HealthWorks Immunization Clinic
COVID-19 vaccines have been made available to persons aged 12 years and older. To check vaccination availability at
HealthWorks Immunization Clinic, a service of Forrest General Hospital and Hattiesburg Clinic,  please visit this link. Appointments at HealthWorks Immunization Clinic can be made via Iris or by calling 261-1620. 

Everyone who already has a first-dose or second-dose appointment is highly encouraged to keep their appointments. On Monday, August 9, Healthworks Immunization Clinic is moving to #7 Medical Blvd. Hours for the clinic are Monday through Friday, 8:00 a.m. 5:00 p.m.

Forrest Health Regional Clinics – Vaccine Status: 

Highland Pediatric and Primary Care Clinic, Highland Internal Medicine Clinic,  Picayune:  COVID-19 vaccines for ages 18 and up are now available. For Highland Pediatric and Primary Care Rural Health Clinic please call (601) 358-9765, Monday through Thursday, 8:00 a.m. – 5:00 p.m., Friday, 8:00 a.m. – 2:00 p.m. For Highland Internal Medicine Clinic, please call (601) 799-4777, Monday through Thursday, 8:00 a.m. – 5:00 p.m., and Friday, 8:00 a.m. – 2:00 p.m.

Highland Community Hospital is currently offering Community COVID Care. Full-service COVID-19 rapid testing, vaccinations, and monoclonal antibody infusions are all available for patients from the comfort and safety of their vehicle. The Community COVID Care program is open every day from 9 a.m. until 7 p.m in Highland Community Hospital’s parking lot. 

Jefferson Davis Rural Health Clinic Prentiss: COVID-19 vaccines for ages 18 and up are now available during all open clinic hours. COVID-19 vaccines for ages 12 – 17 are available by appointment only on Thursdays, 1:30 – 4:30 p.m., and Fridays 8:30 a.m. – 12:30 p.m. To make an appointment, please call (601) 792-2200 Monday through Thursday, 8:00 a.m. – 4:00 p.m., and Friday, 8:00 a.m. – 1:00 p.m.

Marion General Rural Health Clinic, Columbia: COVID-19 vaccines for ages 18 and up are now available during all open clinic hours. COVID-19 vaccines for ages 12 – 17 are available by appointment only on Thursdays, 1:30 – 4:30 p.m., and Fridays 8:30 a.m. – 12:30 p.m. To make an appointment, please call (601) 261-2940 Monday through Thursday, 8:00 a.m. – 4:00 p.m., and Friday, 8:00 a.m. – 1:00 p.m.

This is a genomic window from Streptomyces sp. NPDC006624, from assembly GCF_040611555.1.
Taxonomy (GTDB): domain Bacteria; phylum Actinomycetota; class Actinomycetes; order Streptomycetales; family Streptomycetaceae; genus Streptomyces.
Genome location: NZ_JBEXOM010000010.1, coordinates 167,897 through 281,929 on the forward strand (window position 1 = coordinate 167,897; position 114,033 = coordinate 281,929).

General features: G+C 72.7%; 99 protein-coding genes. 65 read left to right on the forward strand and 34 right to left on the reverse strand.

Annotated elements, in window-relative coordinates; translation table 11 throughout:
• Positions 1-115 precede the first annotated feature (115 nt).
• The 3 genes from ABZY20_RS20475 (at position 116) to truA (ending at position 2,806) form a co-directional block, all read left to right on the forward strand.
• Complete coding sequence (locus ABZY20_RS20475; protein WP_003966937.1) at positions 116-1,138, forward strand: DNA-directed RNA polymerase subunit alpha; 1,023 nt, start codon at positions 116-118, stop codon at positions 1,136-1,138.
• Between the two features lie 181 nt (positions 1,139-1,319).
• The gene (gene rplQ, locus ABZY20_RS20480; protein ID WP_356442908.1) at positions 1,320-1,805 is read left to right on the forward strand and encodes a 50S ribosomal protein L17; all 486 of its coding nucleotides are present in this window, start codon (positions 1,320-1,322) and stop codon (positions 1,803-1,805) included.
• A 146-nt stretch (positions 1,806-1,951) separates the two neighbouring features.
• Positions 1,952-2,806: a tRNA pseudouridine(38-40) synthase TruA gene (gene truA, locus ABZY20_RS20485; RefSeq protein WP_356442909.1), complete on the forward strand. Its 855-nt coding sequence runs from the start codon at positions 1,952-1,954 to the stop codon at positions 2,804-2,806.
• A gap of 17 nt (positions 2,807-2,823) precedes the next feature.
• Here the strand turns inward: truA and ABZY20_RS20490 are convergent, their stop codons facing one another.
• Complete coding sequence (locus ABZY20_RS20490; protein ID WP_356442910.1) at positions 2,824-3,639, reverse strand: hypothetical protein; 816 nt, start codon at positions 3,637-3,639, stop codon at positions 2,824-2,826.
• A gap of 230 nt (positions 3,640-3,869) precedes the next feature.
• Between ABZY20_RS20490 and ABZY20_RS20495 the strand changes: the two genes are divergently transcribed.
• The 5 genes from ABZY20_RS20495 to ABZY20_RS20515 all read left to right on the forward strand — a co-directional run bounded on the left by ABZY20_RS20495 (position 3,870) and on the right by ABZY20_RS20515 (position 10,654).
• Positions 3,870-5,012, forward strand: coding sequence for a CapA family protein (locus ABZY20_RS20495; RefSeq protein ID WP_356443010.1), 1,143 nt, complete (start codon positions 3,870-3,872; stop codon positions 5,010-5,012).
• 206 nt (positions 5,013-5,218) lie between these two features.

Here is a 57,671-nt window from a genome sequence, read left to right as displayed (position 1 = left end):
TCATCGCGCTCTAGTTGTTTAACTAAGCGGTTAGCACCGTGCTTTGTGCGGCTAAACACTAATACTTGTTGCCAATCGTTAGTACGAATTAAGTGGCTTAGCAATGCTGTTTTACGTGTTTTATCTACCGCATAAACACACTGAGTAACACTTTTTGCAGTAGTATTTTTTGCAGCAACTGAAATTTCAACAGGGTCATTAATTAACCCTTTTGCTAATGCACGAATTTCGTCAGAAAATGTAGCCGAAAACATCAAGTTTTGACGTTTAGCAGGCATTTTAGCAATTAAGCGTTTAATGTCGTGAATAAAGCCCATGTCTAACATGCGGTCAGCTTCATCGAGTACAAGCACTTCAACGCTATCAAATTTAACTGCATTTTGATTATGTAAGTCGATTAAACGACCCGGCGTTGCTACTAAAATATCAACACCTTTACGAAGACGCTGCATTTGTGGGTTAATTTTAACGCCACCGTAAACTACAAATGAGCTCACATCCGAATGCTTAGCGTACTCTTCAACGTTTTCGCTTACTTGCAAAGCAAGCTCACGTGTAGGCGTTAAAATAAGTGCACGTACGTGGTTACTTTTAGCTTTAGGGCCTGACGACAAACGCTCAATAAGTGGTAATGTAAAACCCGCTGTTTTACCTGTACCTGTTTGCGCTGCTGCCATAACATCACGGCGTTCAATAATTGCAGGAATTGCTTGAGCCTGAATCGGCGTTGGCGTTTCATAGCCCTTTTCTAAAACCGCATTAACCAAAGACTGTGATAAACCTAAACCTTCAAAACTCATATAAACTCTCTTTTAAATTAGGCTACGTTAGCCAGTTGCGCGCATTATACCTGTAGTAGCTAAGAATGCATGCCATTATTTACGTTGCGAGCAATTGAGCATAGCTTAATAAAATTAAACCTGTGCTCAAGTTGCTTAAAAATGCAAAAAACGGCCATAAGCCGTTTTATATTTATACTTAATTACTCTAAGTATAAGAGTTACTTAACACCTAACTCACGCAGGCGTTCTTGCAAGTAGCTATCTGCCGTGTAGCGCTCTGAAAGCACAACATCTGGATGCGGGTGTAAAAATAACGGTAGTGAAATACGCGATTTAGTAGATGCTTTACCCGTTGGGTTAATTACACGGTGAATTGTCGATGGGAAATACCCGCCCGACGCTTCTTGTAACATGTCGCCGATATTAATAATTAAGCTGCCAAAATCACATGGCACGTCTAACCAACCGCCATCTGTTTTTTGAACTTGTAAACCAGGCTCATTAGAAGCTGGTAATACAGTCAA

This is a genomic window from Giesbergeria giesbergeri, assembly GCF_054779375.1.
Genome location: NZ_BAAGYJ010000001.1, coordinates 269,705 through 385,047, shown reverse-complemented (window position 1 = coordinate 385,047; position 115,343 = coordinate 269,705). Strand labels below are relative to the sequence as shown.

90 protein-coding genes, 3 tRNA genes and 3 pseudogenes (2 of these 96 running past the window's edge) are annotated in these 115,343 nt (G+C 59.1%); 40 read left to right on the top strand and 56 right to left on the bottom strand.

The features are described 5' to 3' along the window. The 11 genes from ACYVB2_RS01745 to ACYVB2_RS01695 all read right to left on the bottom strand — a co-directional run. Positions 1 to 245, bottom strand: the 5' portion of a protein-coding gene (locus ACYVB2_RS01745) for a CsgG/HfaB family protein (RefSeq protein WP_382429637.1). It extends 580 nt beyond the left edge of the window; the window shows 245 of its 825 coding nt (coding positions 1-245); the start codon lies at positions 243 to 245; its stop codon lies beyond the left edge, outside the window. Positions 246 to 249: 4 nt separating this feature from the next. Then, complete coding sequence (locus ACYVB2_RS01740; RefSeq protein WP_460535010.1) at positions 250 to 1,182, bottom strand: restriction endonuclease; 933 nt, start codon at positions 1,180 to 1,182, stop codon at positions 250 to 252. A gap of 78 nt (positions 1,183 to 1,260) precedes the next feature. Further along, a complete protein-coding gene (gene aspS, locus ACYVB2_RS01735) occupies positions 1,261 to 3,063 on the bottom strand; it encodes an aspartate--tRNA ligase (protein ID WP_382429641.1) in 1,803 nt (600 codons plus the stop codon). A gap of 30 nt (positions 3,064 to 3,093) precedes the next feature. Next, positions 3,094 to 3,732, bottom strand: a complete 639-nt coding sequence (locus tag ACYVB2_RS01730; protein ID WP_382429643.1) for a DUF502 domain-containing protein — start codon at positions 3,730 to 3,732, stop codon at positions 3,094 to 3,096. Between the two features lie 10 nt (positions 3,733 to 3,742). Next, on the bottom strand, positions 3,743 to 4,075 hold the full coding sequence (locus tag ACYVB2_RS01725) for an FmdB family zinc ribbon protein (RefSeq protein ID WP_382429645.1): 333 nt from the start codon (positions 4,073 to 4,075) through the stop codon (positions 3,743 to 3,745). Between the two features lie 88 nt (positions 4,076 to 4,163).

Pearl River Family Clinic, Poplarville: COVID-19 vaccines for ages 18 and up. To schedule an appointment, call (601) 403-8284 Monday through Thursday, 8:00 a.m. – 5:00 p.m., and Friday, 8:00 a.m. – 2:00 p.m.

Walthall Rural Health Clinic, Tylertown: COVID-19 vaccines for ages 18 and up are now available during all open clinic hours. COVID-19 vaccines for ages 12 – 17 are available by appointment only on Mondays and Tuesdays, 1:30 – 6:30 p.m. To make an appointment, call (601) 876-5835, Monday and Tuesday, 8 a.m. – 6:30 p.m., Wednesday, 8:00 a.m. – 4:30 p.m., Thursday, 8:00 a.m. – 6:30 p.m., Friday, 8:00 a.m. – 3:30 p.m.

The Mississippi State Department of Health provides a listing of vaccination sites and eligibility on their website. 

Everyone who already has a first-dose or second-dose appointment is highly encouraged to keep their appointments.

We will provide more information on this site as we learn more. Please continue to check back with us for the latest updates

You probably have many questions about the vaccine and what to expect once it is available. The first thing to do is to learn as much about the types of vaccines and the benefits. When you go to your appointment, you should receive what is called a Fact Sheet that tells you more about the specific vaccine you will be receiving here is the Pfizer BioNTech COVID-19 vaccine Fact Sheet, and here is Moderna’s Fact Sheet. At this time, these are the only two COVID-19 vaccines that are approved and being distributed to healthcare workers and long-term care facilities. With most COVID-19 vaccines, you will need two shots, so go ahead and schedule your second appointment at the time of your first one.

There is more detailed information about what to expect before, during and after your visit here. 

Be sure to speak to your healthcare provider if you have questions.

On December 11, 2020, the FDA granted an Emergency Use Authorization (EUA) for the Pfizer-BioNTech COVID-19 vaccine, which has been shown to be safe and effective for use in people ages 12 or older as determined by data from the manufacturer and findings from large clinical trials. The Moderna COVID-19 Vaccine has been approved for those aged 18 years or older. Click here to learn more. 

Most people do not have serious problems after being vaccinated. However, your arm may be sore or red. These symptoms usually go away on their own within a week. Some people report getting a headache or fever when getting a vaccine. These side effects are a sign that your immune system is doing exactly what it is supposed to do. It is working and building up protection to disease.

Pregnant women have not been part of the studies. According to the CDC, while studies have not yet been done, based on how mRNA vaccines work. Experts believe they are unlikely to pose a risk for people who are pregnant. However, pregnant women should consult with their physician and discuss things like:

  • The likelihood of exposure to the SARS-CoV-2, the virus that causes COVID-19
  • Risks of COVID-19 to them and potential risks to their fetuses
  • What is known about the vaccine: how well it works to develop protection in the body, known side effects of the vaccine, and lack of data during pregnancy.


Information about allergic reactions from the CDC.